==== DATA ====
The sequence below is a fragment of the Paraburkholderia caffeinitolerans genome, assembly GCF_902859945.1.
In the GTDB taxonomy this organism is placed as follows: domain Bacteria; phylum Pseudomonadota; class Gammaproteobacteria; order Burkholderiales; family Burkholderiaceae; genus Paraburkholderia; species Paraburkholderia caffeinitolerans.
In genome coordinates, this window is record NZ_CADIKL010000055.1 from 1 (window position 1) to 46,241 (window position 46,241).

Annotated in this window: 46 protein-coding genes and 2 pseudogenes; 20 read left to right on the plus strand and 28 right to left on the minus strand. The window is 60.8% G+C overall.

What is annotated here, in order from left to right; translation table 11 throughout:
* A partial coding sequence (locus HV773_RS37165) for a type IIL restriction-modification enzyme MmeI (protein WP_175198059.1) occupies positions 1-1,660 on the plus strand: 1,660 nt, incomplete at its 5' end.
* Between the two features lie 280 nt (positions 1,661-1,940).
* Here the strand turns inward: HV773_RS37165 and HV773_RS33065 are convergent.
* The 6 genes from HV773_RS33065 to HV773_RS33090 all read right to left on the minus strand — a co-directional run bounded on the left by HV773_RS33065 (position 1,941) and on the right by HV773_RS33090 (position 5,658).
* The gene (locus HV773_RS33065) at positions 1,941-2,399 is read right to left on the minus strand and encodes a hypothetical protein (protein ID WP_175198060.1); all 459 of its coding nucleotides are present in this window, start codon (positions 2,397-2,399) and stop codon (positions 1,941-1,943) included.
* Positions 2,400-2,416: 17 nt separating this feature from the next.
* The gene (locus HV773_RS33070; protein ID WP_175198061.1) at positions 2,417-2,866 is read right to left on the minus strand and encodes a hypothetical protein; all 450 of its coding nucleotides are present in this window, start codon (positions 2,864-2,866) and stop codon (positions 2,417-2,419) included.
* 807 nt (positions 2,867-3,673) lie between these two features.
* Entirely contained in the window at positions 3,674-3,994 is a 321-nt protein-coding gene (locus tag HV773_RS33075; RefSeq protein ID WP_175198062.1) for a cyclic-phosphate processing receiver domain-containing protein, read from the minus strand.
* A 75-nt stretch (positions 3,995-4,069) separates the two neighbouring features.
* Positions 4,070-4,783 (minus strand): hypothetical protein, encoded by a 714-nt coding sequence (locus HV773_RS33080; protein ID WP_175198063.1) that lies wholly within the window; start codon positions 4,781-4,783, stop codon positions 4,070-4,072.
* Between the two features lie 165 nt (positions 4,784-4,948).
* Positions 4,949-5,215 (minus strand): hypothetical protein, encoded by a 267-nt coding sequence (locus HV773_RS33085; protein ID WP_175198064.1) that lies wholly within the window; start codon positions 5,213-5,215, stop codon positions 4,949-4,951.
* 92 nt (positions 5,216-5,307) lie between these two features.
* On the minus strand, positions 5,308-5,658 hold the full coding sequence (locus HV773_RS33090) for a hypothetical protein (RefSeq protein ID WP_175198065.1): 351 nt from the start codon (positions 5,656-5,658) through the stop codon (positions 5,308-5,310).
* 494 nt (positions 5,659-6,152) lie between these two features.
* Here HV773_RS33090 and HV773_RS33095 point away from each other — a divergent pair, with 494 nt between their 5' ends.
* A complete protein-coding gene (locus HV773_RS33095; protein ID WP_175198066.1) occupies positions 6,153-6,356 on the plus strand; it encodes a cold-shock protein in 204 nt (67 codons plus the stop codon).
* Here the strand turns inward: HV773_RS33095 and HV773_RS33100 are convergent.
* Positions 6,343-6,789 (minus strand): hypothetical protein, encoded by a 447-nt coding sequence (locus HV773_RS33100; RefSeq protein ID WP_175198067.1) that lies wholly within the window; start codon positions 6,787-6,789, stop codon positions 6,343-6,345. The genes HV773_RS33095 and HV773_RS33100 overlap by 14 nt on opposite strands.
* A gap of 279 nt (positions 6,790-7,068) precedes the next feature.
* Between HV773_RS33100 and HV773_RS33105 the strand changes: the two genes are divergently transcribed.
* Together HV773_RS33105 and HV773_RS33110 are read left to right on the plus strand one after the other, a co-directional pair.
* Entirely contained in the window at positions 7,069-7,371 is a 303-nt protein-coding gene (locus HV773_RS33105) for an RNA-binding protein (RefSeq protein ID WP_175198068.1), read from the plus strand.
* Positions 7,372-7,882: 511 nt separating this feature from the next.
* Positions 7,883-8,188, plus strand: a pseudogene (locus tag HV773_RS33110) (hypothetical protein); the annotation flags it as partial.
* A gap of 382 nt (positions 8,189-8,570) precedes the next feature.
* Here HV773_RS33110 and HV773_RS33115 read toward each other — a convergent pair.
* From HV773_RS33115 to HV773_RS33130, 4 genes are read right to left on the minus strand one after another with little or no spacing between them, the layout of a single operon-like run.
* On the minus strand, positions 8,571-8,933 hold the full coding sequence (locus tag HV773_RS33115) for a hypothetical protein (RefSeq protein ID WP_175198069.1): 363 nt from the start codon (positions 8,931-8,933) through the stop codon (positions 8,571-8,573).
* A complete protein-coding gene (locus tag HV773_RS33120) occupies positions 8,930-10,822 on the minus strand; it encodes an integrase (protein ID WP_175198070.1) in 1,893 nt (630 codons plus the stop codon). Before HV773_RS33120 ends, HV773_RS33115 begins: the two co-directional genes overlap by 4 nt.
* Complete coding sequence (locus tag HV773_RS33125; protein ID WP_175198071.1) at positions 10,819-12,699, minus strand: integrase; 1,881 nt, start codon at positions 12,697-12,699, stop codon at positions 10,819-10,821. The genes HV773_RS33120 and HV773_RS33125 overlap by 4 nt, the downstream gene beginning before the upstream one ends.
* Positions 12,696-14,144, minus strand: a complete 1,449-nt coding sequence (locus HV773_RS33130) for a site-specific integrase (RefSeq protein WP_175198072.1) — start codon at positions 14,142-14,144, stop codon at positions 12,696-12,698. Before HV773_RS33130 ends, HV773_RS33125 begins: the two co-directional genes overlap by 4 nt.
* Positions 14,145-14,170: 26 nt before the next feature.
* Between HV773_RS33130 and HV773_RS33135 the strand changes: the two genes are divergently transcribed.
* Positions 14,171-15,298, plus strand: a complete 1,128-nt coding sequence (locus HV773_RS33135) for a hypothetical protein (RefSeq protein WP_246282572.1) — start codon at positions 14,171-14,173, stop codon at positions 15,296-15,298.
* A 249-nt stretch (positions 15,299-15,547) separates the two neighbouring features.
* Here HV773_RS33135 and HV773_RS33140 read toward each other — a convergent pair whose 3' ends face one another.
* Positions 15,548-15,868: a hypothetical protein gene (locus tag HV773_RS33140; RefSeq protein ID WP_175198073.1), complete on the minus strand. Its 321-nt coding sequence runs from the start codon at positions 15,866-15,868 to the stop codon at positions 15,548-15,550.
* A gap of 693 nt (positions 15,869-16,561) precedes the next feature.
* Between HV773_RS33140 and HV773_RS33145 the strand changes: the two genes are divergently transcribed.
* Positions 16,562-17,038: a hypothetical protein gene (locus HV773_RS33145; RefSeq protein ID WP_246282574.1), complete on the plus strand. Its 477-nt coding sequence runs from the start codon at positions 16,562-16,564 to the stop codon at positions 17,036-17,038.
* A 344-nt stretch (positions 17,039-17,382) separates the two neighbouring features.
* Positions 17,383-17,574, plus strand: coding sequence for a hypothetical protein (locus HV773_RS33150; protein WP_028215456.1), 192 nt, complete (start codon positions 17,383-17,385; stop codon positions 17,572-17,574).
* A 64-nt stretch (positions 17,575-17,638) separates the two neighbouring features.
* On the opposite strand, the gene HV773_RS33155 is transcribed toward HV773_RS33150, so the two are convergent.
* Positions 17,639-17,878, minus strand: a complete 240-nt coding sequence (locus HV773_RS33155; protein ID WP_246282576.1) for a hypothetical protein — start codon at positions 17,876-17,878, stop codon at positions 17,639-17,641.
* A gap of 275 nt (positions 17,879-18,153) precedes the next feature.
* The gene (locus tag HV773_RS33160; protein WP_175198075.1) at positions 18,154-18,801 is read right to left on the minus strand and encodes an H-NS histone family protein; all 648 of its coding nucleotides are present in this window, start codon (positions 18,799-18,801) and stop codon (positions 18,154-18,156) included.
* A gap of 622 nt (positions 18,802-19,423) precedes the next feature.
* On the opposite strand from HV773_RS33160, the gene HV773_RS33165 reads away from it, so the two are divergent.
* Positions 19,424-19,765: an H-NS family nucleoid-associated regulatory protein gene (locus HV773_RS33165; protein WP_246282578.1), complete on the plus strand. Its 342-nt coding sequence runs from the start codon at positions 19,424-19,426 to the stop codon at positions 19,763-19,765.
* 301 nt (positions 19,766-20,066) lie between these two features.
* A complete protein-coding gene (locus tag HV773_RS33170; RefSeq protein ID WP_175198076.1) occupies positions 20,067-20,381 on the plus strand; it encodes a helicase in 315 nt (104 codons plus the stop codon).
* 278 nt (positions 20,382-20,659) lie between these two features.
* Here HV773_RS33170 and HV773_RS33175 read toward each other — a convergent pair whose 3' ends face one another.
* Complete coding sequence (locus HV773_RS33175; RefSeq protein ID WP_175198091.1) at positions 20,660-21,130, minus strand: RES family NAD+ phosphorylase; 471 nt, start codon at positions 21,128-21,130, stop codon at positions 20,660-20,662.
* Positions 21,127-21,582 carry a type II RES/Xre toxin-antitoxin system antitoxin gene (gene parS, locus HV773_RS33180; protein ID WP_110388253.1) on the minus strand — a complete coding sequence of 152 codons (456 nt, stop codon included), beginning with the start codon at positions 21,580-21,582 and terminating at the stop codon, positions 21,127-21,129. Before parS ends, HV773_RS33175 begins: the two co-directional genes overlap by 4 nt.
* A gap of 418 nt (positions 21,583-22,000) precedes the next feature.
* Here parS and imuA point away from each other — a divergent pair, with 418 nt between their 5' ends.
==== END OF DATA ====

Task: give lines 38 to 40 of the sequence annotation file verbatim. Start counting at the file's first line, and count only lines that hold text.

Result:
* Positions 12,696-14,144, minus strand: a complete 1,449-nt coding sequence (locus HV773_RS33130) for a site-specific integrase (RefSeq protein WP_175198072.1) — start codon at positions 14,142-14,144, stop codon at positions 12,696-12,698. Before HV773_RS33130 ends, HV773_RS33125 begins: the two co-directional genes overlap by 4 nt.
* Positions 14,145-14,170: 26 nt before the next feature.
* Between HV773_RS33130 and HV773_RS33135 the strand changes: the two genes are divergently transcribed.